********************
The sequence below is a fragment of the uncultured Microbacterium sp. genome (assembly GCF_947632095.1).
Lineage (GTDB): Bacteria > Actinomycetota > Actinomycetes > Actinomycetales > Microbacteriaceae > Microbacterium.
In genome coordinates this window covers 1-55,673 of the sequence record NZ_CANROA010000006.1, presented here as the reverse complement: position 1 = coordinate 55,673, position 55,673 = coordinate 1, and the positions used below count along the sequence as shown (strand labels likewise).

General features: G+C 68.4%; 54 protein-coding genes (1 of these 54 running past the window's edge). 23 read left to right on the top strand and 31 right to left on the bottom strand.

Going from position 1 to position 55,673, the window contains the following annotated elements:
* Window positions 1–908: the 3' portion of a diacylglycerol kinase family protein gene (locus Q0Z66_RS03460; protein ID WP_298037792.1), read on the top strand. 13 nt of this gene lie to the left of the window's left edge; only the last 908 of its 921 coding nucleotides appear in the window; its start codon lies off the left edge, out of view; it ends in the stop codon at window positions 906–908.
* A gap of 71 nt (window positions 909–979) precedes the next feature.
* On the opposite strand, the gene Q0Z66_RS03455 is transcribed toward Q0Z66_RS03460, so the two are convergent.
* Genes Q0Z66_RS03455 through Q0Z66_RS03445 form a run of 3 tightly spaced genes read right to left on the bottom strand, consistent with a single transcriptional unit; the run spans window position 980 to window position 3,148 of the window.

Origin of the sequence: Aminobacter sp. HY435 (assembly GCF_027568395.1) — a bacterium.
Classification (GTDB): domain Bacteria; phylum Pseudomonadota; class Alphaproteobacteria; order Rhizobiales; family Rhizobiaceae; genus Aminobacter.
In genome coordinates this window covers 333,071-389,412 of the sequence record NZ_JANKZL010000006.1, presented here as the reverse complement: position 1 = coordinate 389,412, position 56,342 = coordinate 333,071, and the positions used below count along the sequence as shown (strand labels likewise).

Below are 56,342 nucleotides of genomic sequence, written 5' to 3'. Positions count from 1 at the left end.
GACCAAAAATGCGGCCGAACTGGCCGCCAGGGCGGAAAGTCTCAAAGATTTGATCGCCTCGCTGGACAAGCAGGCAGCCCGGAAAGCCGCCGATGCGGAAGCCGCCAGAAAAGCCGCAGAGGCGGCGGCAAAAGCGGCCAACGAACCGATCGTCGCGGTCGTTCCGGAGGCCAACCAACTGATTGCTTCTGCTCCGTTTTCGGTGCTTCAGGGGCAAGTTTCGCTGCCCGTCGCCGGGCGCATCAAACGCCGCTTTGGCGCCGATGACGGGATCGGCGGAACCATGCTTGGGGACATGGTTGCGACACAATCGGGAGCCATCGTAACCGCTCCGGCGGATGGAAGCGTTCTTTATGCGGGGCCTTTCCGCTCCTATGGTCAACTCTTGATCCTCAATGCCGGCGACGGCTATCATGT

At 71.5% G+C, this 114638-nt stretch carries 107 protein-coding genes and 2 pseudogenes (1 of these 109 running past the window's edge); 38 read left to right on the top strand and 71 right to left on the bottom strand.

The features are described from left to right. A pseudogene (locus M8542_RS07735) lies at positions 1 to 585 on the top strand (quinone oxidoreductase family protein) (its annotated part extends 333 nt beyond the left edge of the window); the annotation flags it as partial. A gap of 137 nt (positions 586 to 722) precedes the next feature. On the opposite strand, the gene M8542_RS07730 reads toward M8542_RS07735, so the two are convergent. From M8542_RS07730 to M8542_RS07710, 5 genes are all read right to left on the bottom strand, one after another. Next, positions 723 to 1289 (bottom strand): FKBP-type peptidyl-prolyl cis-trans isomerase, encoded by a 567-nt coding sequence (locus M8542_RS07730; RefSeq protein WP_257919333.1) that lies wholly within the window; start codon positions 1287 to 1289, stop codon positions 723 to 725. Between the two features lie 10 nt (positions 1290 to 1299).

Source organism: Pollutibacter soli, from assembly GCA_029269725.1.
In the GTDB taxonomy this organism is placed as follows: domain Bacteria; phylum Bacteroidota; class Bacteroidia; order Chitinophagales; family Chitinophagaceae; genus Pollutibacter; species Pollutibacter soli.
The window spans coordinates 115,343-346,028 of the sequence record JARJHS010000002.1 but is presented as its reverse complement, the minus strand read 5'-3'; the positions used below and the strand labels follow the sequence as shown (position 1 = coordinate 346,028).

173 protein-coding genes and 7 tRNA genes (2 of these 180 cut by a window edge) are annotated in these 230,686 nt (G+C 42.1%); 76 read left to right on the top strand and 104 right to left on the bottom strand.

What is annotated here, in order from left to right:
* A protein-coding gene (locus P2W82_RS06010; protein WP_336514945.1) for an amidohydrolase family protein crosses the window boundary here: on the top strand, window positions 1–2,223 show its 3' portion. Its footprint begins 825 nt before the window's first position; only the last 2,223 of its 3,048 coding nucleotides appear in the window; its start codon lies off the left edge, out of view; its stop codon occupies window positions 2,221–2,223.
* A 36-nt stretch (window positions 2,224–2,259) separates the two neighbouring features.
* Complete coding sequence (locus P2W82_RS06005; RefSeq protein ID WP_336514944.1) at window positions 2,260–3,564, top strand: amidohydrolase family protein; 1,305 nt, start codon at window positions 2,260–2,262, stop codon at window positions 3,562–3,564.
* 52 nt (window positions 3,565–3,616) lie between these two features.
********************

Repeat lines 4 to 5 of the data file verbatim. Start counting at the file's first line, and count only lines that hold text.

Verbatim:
General features: G+C 68.4%; 54 protein-coding genes (1 of these 54 running past the window's edge). 23 read left to right on the top strand and 31 right to left on the bottom strand.

Going from position 1 to position 55,673, the window contains the following annotated elements: